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Swedish Air Force Gripen has now been integrated with the MBDA Meteor air-to-air missile (AAM), reports UPI.

“After extensive testing by FMV and the Gripen Operational Test and Evaluation unit, all of the new MS20 functions including the Meteor missile are now fully integrated with Gripen. The Swedish Air Force is now in its Initial Operational Capability phase with the Meteor. The Meteor missile is currently the most lethal radar-guided missile in operational service, and the Swedish Air Force is the only operational user so far. I am very proud and satisfied to have the Meteor in the inventory of my air force” said Major General Mats Helgesson, Chief-of-Staff of the Swedish Air Forces.

This missile can shoot down airborne threats launched from a distance of more than 100km. Its unique solid-fuel throttleable ducted rocket, also known as a ramjet, allows the missile to maintain very high speed all the way to the target, giving increased stand-off and disengagement ranges and greater ability to chase and destroy highly agile moving targets.

As per Saab, BVRAAM’s unrivalled no-escape-zone (three times greater than any current BVR missile) will dominate the future air-to-air battlespace, giving a decisive capability to Gripen and its pilots.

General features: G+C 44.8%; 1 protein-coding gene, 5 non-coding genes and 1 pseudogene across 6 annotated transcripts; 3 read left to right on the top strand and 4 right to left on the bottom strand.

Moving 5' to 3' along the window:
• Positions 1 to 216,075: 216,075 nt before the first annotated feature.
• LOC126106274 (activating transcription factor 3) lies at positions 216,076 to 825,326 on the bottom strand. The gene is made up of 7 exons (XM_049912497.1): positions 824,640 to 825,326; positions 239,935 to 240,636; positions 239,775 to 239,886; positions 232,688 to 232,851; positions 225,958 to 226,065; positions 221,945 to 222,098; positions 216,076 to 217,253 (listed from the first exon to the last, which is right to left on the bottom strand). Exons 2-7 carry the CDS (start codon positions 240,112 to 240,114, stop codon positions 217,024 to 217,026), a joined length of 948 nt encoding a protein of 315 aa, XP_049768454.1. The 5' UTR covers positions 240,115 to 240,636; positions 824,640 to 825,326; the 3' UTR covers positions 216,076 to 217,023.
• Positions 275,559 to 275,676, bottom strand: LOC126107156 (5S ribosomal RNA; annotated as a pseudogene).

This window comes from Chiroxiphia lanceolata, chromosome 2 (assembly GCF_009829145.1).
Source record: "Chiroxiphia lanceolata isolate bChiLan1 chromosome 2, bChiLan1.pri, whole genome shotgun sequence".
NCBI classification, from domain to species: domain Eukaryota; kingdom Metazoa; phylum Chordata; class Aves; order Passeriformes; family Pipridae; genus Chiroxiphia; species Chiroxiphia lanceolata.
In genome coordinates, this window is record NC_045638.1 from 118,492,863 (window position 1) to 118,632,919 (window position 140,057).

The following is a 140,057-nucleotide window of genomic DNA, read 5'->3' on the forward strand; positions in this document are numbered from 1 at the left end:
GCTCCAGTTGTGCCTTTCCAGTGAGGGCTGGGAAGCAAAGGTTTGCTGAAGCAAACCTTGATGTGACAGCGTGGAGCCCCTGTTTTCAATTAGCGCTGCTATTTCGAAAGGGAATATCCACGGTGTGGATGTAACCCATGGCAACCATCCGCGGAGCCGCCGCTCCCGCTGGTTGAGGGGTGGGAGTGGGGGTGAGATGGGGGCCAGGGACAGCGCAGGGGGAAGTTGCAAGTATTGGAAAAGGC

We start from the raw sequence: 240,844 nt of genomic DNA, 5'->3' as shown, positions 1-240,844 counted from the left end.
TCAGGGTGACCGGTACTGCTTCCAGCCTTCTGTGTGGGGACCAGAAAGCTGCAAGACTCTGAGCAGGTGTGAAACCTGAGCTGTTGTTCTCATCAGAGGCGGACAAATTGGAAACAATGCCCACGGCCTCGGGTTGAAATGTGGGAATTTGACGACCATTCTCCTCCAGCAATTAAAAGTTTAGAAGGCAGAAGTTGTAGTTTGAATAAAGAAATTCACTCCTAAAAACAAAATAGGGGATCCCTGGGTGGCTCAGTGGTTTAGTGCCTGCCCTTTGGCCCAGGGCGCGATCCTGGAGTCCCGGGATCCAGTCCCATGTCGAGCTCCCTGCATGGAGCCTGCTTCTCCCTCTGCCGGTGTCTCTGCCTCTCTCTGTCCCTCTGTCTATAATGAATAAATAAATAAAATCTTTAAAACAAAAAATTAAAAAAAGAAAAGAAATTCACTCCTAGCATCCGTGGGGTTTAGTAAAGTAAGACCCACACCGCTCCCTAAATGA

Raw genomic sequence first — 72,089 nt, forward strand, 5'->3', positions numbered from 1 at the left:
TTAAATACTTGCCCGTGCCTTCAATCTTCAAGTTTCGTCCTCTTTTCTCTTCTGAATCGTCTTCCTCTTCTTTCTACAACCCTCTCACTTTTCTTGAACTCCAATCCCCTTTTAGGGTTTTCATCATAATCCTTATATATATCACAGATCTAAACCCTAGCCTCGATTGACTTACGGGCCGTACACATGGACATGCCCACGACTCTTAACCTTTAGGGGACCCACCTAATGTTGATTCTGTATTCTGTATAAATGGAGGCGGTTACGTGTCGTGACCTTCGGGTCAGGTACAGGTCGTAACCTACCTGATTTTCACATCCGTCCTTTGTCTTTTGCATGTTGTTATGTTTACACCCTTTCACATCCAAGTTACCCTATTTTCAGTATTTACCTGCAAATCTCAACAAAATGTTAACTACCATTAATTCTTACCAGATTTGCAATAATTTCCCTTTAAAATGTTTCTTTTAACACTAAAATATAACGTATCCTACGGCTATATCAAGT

The missile has been jointly developed by Sweden, France, Italy, Spain, Germany and Great Britain.

"Combined with the IRIS-T heat-seeking missile, we have the best air-to-air weaponry you can find in the world," said Major General Helgesson.

Read the full story here.

Capt Peter Fällén from the Swedish Air Force performed his award winning flying display at the Farnborough International Airshow. The weeklong Airshow is being held in the UK.​

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Sweden and Saab recently offered to co-develop its Gallium Nitride AESA (Active Electronically Scanned Array) radar with India if it selected Gripen fighters. According to Lars Tossman, Head of Saab’s Airborne Surveillance business unit, GaN AESA radars are 70 percent more effective than existing AESA radar technology.

Saab has been actively researching, and working with GaN for a number of years with Chalmers University of Technology and the Swedish Defence Materiel Administration (FMV). GaN technology is already included in the new members of Saab’s extended surface radar family, which were launched in 2014. Because of its high power efficiency, GaN allows an extended range through higher output and higher reliability.